Construction went relatively smoothly due to Blaschke's "planning every detail down to the last screw," say the couple, and the building team, who got them out of a few jams. When a web of overhead power lines made it impossible to use a crane to hoist a 500-pound heat pump onto the roof, the crew improvised a low-profile block-and-tackle system of ropes and pulleys for the job. And for the courtyard fireplace, vintage bricks of the correct proportions were beyond the couple's budget, so the contractor found larger, used bricks and cut them to size on-site.
Shown: A folding patio door retracts to seamlessly connect the kitchen to an outdoor dining area right beneath a second-story "bridge." The remodel brought in lots of built-in features as well as appliances concealed behind Shaker-style cabinet doors.
Christian and Erika had been married all of two days when they tossed their keys to the contractor. The project was finished a year later, and by the time they moved back in, Erika was pregnant. For now, their daughter sleeps in a nook on the bridge near the master bedroom, the only space in the house that didn't have a clear purpose before the renovation started. "Life decided for us in the best possible way," says Erika.
Shown: The courtyard is sandwiched between the bumpout and the new garage/master suite. The glass-enclosed bridge lets in lots of natural light. The original 1914 house was reinforced structurally and given a partial new foundation to handle the bridge's weight.
Siding: Nusku Fireblocker
Patio chairs: Willy Guhl; vintage
The couple hope their little one will grow up to share their love of the house's whimsical touches, like the vintage OCCUPIED sign above the half bath's doorway that lights up when someone flips the interior switch. Or the dual entrances to the garage, which have HIS and HERS stamped into the concrete. Or the second-floor bath, where an original window from the old house is installed on an interior wall. "Our daughter locked herself in the bathroom once," says Erika, "and we just climbed in through the window to set her free."
Shown: On the second-floor landing, a deep L-shaped window seat was built using parts of a bench from the sunroom that previously occupied this spot. The half-gray, half-cream wall color in the stairway was continued to the newel post, railing, and window trim. "It was an offbeat choice, something fun," says Christian.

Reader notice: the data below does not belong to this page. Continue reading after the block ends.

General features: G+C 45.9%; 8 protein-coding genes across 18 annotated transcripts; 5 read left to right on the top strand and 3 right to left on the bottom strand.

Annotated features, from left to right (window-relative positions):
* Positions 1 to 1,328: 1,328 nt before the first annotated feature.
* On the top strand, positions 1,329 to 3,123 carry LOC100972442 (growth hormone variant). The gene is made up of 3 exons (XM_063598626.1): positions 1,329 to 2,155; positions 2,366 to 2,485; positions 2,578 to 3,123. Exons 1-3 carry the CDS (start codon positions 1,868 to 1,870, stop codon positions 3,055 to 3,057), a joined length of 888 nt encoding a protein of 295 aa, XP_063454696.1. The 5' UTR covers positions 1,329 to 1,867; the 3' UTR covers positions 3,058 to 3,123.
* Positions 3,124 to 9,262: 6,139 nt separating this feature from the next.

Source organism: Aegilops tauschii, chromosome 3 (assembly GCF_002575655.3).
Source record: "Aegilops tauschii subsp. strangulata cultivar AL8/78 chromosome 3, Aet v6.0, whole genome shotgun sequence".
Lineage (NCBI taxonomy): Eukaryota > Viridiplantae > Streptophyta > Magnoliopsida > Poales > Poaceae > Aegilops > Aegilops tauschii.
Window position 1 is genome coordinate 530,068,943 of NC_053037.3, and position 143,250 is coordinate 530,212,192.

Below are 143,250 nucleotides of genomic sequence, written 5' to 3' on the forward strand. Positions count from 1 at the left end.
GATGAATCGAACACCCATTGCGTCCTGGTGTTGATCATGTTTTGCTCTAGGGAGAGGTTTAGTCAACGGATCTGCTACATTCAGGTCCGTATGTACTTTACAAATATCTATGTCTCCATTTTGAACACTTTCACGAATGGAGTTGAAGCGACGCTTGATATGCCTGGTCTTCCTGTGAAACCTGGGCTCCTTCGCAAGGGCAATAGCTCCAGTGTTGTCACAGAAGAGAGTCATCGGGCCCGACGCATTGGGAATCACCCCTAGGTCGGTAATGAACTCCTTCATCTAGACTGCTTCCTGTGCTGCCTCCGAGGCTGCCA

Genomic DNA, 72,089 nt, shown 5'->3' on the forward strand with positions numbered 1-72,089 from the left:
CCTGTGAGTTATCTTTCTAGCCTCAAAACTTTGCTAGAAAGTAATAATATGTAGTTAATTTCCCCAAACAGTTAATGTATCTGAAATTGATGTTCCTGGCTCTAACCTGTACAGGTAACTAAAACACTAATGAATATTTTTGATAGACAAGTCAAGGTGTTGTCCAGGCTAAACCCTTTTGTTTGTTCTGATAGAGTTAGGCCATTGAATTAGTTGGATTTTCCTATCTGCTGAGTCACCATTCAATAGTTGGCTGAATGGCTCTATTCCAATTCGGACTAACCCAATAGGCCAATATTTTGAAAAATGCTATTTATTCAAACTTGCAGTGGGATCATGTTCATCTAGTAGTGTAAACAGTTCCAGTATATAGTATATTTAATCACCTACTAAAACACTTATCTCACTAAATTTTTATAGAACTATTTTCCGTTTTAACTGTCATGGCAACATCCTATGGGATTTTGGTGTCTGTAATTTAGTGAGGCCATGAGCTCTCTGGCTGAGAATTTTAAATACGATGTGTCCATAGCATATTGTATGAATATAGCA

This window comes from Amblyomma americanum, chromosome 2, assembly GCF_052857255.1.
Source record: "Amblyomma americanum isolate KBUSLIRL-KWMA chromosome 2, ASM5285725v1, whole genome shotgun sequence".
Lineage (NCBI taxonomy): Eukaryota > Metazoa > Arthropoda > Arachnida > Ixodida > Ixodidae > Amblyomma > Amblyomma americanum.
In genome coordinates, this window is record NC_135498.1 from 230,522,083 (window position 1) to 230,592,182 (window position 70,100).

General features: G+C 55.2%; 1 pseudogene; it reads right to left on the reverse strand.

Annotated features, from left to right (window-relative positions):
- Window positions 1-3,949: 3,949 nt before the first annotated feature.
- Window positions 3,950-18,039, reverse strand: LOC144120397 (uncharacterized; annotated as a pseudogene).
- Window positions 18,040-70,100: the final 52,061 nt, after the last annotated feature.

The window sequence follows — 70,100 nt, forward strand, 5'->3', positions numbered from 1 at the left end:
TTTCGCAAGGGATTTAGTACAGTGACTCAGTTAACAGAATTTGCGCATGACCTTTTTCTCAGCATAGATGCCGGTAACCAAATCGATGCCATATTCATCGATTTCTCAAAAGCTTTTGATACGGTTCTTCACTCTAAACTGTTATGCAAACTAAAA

More than anything, the couple appreciate how the revamped house has changed their lifestyle for the better. "We cook at home more often now, and we spend more time outside, reading or relaxing in the courtyard," Christian says. He loves the view at night from the master bedroom toward the front of the house. "It feels like I'm in a turret, looking across the courtyard to another wing far away," he says. "Which is funny, since the house isn't very big."
Size isn't everything. Turns out they live in a castle after all.
Shown: Blaschke tucked extra storage into every nook and cranny, such as this recessed bookshelf and cabinet in the wall between the bridge and the L-shaped window seat.
From the master suite, the bridge looks toward an interior wall of the guest bath, where an original window from the old house was installed. The couple's daughter plays make-believe in the space beneath it. The nook on the bridge that became her nursery was, by chance, just wide enough for a crib on one side and a changing table with storage for baby clothes on the other.
Metal-frame windows: Metal Window Corporation
The nursery nook, a few steps from the master bedroom, is just large enough for a crib, rocking chair, and changing table (not visible). Down the short hallway, a vintage dressing table finds a place between the master bath on the left and a closet on the right. When needed, a pocket door closes off the master suite.
The two-story house grew by about 40 percent, from 1,400 to 1,978 square feet of living space. The first-floor addition became the new kitchen, which opens onto a courtyard with a dining area and, just beyond, a new garage. The original kitchen became a butler's pantry on one side and a home office on the other.